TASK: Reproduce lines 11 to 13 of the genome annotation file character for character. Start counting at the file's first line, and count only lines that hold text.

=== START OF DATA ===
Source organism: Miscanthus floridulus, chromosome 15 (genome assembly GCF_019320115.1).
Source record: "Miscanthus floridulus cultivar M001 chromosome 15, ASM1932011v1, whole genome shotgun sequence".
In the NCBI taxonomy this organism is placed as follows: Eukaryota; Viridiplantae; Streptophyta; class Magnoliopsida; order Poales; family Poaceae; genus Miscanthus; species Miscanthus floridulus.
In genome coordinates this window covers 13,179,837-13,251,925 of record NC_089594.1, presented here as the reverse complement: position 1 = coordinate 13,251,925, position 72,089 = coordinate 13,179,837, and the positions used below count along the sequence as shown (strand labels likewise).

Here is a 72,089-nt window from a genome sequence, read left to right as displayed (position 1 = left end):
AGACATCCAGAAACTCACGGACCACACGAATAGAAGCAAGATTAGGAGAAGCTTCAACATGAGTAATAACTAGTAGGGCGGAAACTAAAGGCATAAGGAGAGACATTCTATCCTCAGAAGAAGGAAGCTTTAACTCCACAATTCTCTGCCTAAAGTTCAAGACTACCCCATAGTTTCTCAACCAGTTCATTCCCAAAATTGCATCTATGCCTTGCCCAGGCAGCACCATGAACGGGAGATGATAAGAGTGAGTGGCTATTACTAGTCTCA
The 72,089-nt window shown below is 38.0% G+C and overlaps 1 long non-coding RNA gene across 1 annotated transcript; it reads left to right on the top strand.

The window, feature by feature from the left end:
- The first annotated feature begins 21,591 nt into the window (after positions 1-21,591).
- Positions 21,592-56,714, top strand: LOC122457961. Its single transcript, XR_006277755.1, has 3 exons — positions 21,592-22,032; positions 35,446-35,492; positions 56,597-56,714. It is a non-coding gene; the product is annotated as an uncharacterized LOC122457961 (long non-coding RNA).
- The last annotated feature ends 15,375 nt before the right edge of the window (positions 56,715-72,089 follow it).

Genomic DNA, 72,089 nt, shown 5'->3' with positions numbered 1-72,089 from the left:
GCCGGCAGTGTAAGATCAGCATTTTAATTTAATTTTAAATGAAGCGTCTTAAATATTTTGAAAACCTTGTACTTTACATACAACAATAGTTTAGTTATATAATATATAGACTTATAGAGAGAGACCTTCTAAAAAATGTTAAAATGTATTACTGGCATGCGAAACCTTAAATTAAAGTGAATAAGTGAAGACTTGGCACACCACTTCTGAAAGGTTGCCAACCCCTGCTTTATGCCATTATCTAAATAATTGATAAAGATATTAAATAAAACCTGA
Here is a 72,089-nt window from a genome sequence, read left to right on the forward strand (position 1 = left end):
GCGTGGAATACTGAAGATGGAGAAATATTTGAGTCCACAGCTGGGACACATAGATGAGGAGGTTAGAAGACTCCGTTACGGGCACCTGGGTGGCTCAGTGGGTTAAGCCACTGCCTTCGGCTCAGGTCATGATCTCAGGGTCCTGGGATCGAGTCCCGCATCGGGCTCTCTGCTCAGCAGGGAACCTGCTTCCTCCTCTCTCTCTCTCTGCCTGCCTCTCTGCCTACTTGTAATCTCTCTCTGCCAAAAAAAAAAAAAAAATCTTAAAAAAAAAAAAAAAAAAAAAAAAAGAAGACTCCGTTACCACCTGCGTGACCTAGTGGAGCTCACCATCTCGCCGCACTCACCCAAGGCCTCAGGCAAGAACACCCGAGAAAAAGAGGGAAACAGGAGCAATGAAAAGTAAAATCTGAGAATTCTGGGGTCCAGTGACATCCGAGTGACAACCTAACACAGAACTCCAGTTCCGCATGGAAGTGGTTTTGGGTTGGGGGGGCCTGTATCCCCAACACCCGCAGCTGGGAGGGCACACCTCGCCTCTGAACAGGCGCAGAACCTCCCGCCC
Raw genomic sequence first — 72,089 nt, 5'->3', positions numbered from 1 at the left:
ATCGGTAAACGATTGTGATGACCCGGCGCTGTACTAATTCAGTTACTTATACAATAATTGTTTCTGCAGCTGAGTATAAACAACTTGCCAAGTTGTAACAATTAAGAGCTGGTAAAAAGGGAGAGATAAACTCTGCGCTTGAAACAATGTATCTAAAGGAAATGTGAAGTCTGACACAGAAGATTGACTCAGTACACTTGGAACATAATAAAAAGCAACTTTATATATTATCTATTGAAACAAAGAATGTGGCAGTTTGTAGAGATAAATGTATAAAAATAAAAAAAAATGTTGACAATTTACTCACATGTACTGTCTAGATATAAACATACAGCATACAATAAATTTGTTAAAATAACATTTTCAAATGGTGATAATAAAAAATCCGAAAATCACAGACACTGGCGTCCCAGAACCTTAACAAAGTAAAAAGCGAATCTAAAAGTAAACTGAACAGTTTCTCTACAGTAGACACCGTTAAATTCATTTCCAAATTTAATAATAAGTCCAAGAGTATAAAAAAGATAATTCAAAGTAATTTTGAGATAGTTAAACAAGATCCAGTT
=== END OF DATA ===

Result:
- The last annotated feature ends 15,375 nt before the right edge of the window (positions 56,715-72,089 follow it).

Genomic DNA, 72,089 nt, shown 5'->3' with positions numbered 1-72,089 from the left:
GCCGGCAGTGTAAGATCAGCATTTTAATTTAATTTTAAATGAAGCGTCTTAAATATTTTGAAAACCTTGTACTTTACATACAACAATAGTTTAGTTATATAATATATAGACTTATAGAGAGAGACCTTCTAAAAAATGTTAAAATGTATTACTGGCATGCGAAACCTTAAATTAAAGTGAATAAGTGAAGACTTGGCACACCACTTCTGAAAGGTTGCCAACCCCTGCTTTATGCCATTATCTAAATAATTGATAAAGATATTAAATAAAACCTGA